David Cameron: Embracing Europe in Churchill’s Footsteps
Is David Cameron following in the footsteps of Churchill and Thatcher by balancing anti-Europe sentiment against pro-Europe cooperation?
- The cause of a peaceful Europe was so important that Churchill made it the subject of his first great speech after being voted out of office in 1945.
- Churchill boldly expressed the necessity for a peaceful partnership based on Franco-German friendship in his 1946 Council of Europe speech.
- Mrs. Thatcher was not the Europe-hating ogre her more Jurassic admirers claim her to have been during the 11 years she ruled Britain.
British Prime Minister David Cameron is reasserting his default position as a constructive partner of the European Union’s continental inner core. He has backed away from his threat to use his veto power to block the urgently-needed new fiscal agreement to enforce a credible financial structure in the EU.
And when he attended the EU summit in Brussels on January 30, German Chancellor Angela Merkel and French President Nicolas Sarkozy both went out of their way to give him a warm welcome and signal their appreciation. Cameron’s emphasis in Brussels on restoring growth to Europe was carefully couched in a constructive partnership mode.
Predictably, the British leader’s latest tilt in policy (it is certainly not a reversal or U-turn) outraged the euro-skeptics in his Conservative Party, the senior partner in the UK’s ruling Conservative-Liberal Democrat coalition. But their rage obscures a remarkable irony: Cameron’s policy of careful cooperation with the principal nations of Continental Europe is exactly in the tradition of Britain’s greatest modern nationalist icons, Winston Churchill and Margaret Thatcher, the two figures whom the Tory euro-skeptics endlessly claim to follow.
The cause of peaceful European cooperation and unity, based on the reconciliation of France and Germany, was so important to Winston Churchill that he made it the subject of his first great policy speech after being voted out of office in 1945.
Churchill clearly and boldly expressed the necessity for a new era of peaceful partnership based on Franco-German friendship in his keynote speech to the Council of Europe in Zurich, on September 19, 1946. It was only a few months after he gave his far more famous Iron Curtain speech at Fulton, Missouri, on March 5, 1946 — a speech British and American conservatives have quoted ever since.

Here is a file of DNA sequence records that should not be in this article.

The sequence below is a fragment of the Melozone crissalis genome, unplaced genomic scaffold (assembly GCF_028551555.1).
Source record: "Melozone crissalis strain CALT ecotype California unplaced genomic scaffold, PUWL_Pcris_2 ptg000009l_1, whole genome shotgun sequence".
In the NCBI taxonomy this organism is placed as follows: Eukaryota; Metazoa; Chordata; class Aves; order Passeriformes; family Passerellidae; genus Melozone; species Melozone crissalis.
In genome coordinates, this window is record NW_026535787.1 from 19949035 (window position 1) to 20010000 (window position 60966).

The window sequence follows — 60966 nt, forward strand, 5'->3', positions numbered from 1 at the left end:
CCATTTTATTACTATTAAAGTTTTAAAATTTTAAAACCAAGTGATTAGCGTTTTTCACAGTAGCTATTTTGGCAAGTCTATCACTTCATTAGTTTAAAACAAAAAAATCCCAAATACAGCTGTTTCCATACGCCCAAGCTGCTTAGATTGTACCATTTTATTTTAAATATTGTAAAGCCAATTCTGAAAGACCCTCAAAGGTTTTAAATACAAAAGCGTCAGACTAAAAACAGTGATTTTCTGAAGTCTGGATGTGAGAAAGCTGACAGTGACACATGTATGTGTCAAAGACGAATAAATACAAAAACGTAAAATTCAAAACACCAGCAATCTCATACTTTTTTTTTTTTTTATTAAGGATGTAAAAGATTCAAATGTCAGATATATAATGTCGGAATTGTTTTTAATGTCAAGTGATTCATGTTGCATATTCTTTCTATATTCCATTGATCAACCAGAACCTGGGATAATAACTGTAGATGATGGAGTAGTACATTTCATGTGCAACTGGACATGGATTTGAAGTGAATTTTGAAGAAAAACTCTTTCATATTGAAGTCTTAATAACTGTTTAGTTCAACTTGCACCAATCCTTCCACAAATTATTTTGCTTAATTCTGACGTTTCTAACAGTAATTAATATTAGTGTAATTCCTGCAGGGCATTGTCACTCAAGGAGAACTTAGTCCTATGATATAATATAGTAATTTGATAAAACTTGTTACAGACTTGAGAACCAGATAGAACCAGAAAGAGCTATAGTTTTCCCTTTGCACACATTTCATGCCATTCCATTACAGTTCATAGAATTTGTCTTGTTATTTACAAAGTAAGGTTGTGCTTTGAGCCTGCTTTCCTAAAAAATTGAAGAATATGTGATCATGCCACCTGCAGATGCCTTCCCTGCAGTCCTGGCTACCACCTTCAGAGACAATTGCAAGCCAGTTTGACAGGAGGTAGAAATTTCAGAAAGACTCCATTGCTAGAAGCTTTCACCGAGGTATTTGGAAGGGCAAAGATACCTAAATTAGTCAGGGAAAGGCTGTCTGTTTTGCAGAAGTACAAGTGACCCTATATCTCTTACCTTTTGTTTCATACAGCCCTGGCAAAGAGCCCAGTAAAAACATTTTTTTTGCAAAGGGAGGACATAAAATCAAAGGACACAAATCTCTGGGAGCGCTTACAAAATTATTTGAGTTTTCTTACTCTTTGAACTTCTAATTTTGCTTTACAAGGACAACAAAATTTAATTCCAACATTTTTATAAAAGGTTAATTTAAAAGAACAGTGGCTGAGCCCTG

But consider what the late Roy Jenkins — one of the founders of the Liberal Democrats in the early 1980s, and before that one of the most effective social reformers in modern British history — wrote in his magisterial biography of Churchill. Jenkins regarded the Council of Europe speech as no simple aberration or flash in the pan for Churchill. It was indeed the expression of Churchill’s lifelong experience as war premier during World War II, and as civilian chief of the Royal Navy and Minister of Munitions during World War I.
As Jenkins pointed out, Churchill used his Zurich speech to launch a sustained campaign for European unity, and this “occupied much of his political time and interest from then until in the August of 1949 and 1950, he attended, with great réclame, the first two sessions, at Strasbourg of … the Council of Europe.”
Nor did Churchill forget or attempt to bury the Zurich speech when he returned as Prime Minister in 1951. He forged much closer relations with the new German government, led by Konrad Adenauer and the Christian Democratic party. And while he did not join the European Coal and Steel Community (set up by Germany, France, Italy, Belgium, The Netherlands and Luxembourg in 1951), he encouraged its creation and cooperated closely with it.
Nor was Mrs. Thatcher the Europe-hating ogre her more Jurassic admirers claim her to have been during the 11 years she ruled Britain. Conservative-nationalist sentiment was still strong for Britain to leave the European Community when she came to office in 1979. At that time, Britain had been a member of the EC for just six years, and had been pulled in through inept policies and much bullying by Thatcher’s predecessor as Conservative Party leader, Edward Heath.
There was also strong anti-European sentiment at the time in the Labour Party, which was about to tilt far to the left under Michael Foot. Had Thatcher really wanted to, she could have certainly driven the British chariot straight out of the European arena.
The Iron Lady did no such thing, however. She instead skillfully negotiated a better deal for Britain within the European Community. Then, in 1990, she signed the historic Maastricht Treaty, which dramatically revived the momentum for European Community growth and integration, a process that has now benefited the continent for more than two decades.
Even Thatcher’s bold deregulation of the City of London in 1986 turned out to have a profoundly important European dimension as well. The money managers of the City rapidly outstripped the efforts of continental Europe’s financial centers, especially Paris and Frankfurt, to become the financial capitals of the reviving European Community (which became the European Union after Maastricht was signed).
Thatcher generated, rode and benefited from the waves of anti-European nationalist sentiment in Britain while simultaneously playing a major constructive role in advancing the forces of European cooperation and integration.
David Cameron’s balancing act on European cooperation today is very much in the same constructive traditions of Churchill and Thatcher. He has proven himself to be their true heir — not by trying to tear Europe down, but by helping to build her up.